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Ex-Shijiazhuang midfielder: Kim Young-Gwon opened door for Koreans

The great South Korean influx of 2014, as it could be termed, has seen several quality imports from across the East China Sea arrive to the Chinese Super League in the winter transfer window.

It hasn’t gone unnoticed that these switches are occurring and the topic has been covered well by many Asia based journalists thus far. For a different take, Wild East Football spoke to former Shijiazhuang Yongchang Junhao F.C. midfielder Park Jung-Soo who believes Chinese football needs the experience South Korean’s can bring to the league.

“South Korean players want to come to China because, as the Chinese players are getting older, the clubs need to invest in experienced players to help them develop,” said the 27 year old.

“At their older ages they will also get a better deal in China than Korea.”

The suggestion that China needs to add players with greater experience in Asian football is logical and Park also thinks that one player in particular has opened the door for South Korean interest.

“Kim Young-Gwon is a multi-talented player and has helped to raise hope that moves to China create good career moves for Korean players,” he said.

Kim Young-Gwon has been labelled 'Premiership' material while at Guangzhou Evergrande

Kim Young-Gwon has been labelled ‘Premiership’ material while at Guangzhou Evergrande

At the time of writing, Beijing Guoan have captured Ha Dae-Sung from F.C. Seoul, Jang Hyun-Soo has moved from F.C. Tokyo to Guangzhou R&F, Hangzhou Greentown signed Son Dae-Ho from Incheon United, Cho Byung-Kuk switched Jubilo Iwata for Shanghai Shenhua and Lim You-Hwan moved to Shanghai Shenxin from Jeonbuk Hyundai Motors.

(Editors note: Park Jong-Woo and Lee Ji-Nam have since joined Guangzhou R&F and Henan Construction respectively. More info.)

Additionally there has been foreign movement between the two countries, Montenegro international striker Dejan Damjanovic has arrived from F.C. Seoul to Jiangsu Sainty and Belgian Kevin Oris has moved from Jeonbuk Hyundai Motors to Liaoning Whowin.

Park previously turned out for Korean sides Daejeon KHNP and Samcheok Shinwoo, Japanese side Sagan Tosu, China League One side Shijiazhuang and has just transferred to the top tier of Thailand with Chainat FC.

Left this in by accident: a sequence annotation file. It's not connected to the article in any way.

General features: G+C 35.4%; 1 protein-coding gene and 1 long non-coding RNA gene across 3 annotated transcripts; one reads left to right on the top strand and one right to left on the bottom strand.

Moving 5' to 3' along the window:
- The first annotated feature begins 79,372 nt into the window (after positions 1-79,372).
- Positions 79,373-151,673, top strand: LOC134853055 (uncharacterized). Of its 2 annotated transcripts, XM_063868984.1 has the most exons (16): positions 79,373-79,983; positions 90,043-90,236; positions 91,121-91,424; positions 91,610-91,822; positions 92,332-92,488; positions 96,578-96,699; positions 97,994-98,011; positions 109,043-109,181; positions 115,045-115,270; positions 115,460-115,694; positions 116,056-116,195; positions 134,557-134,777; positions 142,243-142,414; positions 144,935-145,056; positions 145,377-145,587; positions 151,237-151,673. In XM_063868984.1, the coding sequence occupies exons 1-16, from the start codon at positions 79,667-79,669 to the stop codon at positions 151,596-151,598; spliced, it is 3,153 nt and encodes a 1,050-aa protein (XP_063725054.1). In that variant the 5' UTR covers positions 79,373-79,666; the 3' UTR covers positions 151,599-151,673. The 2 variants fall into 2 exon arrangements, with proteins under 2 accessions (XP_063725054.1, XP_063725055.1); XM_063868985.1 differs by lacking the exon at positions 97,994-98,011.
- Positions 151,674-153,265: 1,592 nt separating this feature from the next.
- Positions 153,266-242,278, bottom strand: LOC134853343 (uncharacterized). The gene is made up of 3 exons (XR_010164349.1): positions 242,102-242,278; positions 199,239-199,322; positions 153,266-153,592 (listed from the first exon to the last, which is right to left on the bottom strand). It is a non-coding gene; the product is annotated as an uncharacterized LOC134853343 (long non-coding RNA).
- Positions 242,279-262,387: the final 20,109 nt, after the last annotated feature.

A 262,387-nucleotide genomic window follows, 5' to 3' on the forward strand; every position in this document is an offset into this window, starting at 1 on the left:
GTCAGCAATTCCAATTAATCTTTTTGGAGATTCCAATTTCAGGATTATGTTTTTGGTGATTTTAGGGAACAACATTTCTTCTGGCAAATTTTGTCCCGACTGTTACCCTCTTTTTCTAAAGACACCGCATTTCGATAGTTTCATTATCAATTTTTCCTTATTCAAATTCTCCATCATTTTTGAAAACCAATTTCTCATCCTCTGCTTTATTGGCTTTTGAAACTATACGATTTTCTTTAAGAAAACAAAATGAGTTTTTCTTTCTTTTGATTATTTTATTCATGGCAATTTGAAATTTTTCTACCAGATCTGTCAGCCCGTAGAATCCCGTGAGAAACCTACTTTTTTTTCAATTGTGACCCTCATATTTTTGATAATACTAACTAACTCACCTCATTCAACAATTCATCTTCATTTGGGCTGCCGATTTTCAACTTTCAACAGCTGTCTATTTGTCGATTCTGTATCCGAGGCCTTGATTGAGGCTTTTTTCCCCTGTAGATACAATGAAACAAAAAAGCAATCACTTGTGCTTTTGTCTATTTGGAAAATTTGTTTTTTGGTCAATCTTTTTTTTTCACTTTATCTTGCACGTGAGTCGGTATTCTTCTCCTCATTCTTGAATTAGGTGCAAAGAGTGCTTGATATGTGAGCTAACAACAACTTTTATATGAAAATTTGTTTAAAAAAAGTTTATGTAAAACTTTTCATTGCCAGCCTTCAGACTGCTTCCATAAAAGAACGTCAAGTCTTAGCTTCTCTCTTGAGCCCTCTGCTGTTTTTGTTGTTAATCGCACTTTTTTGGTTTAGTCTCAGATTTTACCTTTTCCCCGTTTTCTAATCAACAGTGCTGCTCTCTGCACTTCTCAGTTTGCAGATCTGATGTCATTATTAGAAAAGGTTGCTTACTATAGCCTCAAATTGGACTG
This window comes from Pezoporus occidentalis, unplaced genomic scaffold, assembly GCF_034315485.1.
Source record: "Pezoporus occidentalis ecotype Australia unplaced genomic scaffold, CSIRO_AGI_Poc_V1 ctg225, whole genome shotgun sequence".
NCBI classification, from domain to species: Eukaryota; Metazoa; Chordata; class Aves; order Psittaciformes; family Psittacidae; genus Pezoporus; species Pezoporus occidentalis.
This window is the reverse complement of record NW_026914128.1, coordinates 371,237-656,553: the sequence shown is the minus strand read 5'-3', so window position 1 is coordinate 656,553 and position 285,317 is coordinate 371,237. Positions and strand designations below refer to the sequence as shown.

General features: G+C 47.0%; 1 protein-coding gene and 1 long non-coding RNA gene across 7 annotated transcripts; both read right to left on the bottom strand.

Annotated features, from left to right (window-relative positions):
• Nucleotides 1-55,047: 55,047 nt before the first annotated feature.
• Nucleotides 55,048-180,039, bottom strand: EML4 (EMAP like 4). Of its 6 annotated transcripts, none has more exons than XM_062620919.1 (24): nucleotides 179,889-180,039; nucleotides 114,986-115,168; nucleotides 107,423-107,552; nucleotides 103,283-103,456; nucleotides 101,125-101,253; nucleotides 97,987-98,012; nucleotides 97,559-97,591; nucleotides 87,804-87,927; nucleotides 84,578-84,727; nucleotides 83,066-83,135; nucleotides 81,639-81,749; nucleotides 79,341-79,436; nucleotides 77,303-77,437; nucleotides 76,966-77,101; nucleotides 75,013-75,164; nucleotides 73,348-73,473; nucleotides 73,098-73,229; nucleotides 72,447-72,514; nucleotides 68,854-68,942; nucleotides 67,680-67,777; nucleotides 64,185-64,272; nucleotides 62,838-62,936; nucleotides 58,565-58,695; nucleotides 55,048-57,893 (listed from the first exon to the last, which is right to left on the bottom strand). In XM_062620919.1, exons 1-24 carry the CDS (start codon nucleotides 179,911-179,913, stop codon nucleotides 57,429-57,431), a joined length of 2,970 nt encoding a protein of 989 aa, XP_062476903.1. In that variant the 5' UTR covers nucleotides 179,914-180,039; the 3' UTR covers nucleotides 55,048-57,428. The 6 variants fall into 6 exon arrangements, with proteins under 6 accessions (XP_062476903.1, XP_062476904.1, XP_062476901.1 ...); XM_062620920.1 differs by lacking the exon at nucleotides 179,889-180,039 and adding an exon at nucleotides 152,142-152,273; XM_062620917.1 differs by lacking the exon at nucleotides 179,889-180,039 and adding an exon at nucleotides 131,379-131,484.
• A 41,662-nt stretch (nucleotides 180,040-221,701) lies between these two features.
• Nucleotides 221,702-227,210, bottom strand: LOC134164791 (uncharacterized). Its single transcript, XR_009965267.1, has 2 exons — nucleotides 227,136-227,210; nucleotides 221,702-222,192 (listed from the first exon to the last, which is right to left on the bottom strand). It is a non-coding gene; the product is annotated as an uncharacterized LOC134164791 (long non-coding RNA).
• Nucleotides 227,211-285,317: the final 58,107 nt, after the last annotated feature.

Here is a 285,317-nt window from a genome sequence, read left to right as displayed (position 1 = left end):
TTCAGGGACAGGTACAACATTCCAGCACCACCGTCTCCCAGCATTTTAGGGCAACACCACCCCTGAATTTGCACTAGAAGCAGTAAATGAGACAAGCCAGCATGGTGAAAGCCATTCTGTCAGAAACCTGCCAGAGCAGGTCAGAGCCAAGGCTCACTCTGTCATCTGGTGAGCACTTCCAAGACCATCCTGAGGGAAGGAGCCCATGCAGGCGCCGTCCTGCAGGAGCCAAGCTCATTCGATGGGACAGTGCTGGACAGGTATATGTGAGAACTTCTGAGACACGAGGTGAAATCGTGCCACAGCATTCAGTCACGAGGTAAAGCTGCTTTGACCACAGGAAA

With a vast array of experiences to his name, the midfielder says all those destinations hold a similar appeal for Korean players.

“All four countries are financially stable and attractive, many clubs have expensive facilities there too with good conditions to maintain fitness,” he added.

“I think Thailand is one step below China but at this stage in my career it is still a very good move. China is developing with hands-on experience at the moment, learning by doing.”

Park Jung-Soo turning out for his new side, Chainat F.C. in Thailand

Park Jung-Soo turning out for his new side, Chainat F.C. in Thailand

Despite activity in the transfer market Park Jung-Soo doesn’t believe his former employers Shijiazhuang, who finished a reasonable eighth in 2013, will have what it takes to push for promotion in 2014.

He also reserved great praise for former colleague Johnny Woodly, a Costa Rican forward, whose future with the club remains uncertain.

“I think Shijiazhuang have not got better players, they will experience a similar result to last season,” he commented.

“Johnny is a great football player and has become very experienced in China in the last few years. His speed, power, determination, movement and of course goals as a striker are important, he is one of the best players I have played with.”


Beijing-based Peter Davis has followed Chinese football since 2008 and is a regular contributor to Wild East Football. He can be found on Twitter and Weibo at @peteydavis.

Pete is from Sheffield, England and came to China in 2008 initially living in Shenyang where he witnessed his first CSL game, Liaoning Whowin v Chengdu Blades. Pete is a fanatic Sheffield Wednesday fan but has picked up football allegiances from various trips, Galatasary in Turkey, Piacenza in Italy and Muangthong United in Thailand. In early 2009 he moved to Beijing and after a brief time started attending Guoan games regularly. Pete graduated in Journalism in the UK and has written for several educational publications on Chinese education for his day job as well as Chinese football for WEF which he wishes was more developed but avidly follows the Imperial Guards on their quest for CSL supremacy regardless.

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